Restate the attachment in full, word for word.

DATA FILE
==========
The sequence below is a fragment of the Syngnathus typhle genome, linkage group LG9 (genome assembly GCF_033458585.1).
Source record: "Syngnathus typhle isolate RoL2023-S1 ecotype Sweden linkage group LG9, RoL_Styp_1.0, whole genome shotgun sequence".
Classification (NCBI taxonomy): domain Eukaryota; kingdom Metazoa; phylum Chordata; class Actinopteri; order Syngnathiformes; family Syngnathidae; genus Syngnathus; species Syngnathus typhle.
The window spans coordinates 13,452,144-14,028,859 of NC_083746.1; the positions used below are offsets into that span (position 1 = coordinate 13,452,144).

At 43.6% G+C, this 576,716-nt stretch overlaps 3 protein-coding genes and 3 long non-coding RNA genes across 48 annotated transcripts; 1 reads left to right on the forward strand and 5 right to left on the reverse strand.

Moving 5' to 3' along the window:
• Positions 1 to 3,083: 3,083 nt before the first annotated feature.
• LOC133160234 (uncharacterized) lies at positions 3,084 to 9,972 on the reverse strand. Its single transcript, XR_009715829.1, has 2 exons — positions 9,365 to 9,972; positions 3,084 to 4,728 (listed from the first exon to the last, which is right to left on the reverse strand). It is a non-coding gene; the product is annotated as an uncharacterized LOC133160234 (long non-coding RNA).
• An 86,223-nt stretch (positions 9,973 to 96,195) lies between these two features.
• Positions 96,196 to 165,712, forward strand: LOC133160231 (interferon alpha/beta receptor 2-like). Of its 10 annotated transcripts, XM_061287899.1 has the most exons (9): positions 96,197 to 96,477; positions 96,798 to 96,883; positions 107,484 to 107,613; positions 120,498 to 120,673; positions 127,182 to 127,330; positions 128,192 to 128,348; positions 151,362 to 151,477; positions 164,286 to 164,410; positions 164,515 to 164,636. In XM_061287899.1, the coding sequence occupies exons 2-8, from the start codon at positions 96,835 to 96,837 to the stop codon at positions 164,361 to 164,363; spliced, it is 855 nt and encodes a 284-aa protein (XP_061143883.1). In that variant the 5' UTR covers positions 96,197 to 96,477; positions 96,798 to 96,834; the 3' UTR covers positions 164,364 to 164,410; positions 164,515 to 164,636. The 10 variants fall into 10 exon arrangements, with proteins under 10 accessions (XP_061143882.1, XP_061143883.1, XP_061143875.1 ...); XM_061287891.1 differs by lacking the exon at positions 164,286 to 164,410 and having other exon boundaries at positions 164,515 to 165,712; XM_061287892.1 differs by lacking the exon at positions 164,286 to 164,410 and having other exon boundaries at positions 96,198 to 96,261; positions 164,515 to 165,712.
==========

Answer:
The sequence below is a fragment of the Syngnathus typhle genome, linkage group LG9 (genome assembly GCF_033458585.1).
Source record: "Syngnathus typhle isolate RoL2023-S1 ecotype Sweden linkage group LG9, RoL_Styp_1.0, whole genome shotgun sequence".
Classification (NCBI taxonomy): domain Eukaryota; kingdom Metazoa; phylum Chordata; class Actinopteri; order Syngnathiformes; family Syngnathidae; genus Syngnathus; species Syngnathus typhle.
The window spans coordinates 13,452,144-14,028,859 of NC_083746.1; the positions used below are offsets into that span (position 1 = coordinate 13,452,144).

At 43.6% G+C, this 576,716-nt stretch overlaps 3 protein-coding genes and 3 long non-coding RNA genes across 48 annotated transcripts; 1 reads left to right on the forward strand and 5 right to left on the reverse strand.

Moving 5' to 3' along the window:
• Positions 1 to 3,083: 3,083 nt before the first annotated feature.
• LOC133160234 (uncharacterized) lies at positions 3,084 to 9,972 on the reverse strand. Its single transcript, XR_009715829.1, has 2 exons — positions 9,365 to 9,972; positions 3,084 to 4,728 (listed from the first exon to the last, which is right to left on the reverse strand). It is a non-coding gene; the product is annotated as an uncharacterized LOC133160234 (long non-coding RNA).
• An 86,223-nt stretch (positions 9,973 to 96,195) lies between these two features.
• Positions 96,196 to 165,712, forward strand: LOC133160231 (interferon alpha/beta receptor 2-like). Of its 10 annotated transcripts, XM_061287899.1 has the most exons (9): positions 96,197 to 96,477; positions 96,798 to 96,883; positions 107,484 to 107,613; positions 120,498 to 120,673; positions 127,182 to 127,330; positions 128,192 to 128,348; positions 151,362 to 151,477; positions 164,286 to 164,410; positions 164,515 to 164,636. In XM_061287899.1, the coding sequence occupies exons 2-8, from the start codon at positions 96,835 to 96,837 to the stop codon at positions 164,361 to 164,363; spliced, it is 855 nt and encodes a 284-aa protein (XP_061143883.1). In that variant the 5' UTR covers positions 96,197 to 96,477; positions 96,798 to 96,834; the 3' UTR covers positions 164,364 to 164,410; positions 164,515 to 164,636. The 10 variants fall into 10 exon arrangements, with proteins under 10 accessions (XP_061143882.1, XP_061143883.1, XP_061143875.1 ...); XM_061287891.1 differs by lacking the exon at positions 164,286 to 164,410 and having other exon boundaries at positions 164,515 to 165,712; XM_061287892.1 differs by lacking the exon at positions 164,286 to 164,410 and having other exon boundaries at positions 96,198 to 96,261; positions 164,515 to 165,712.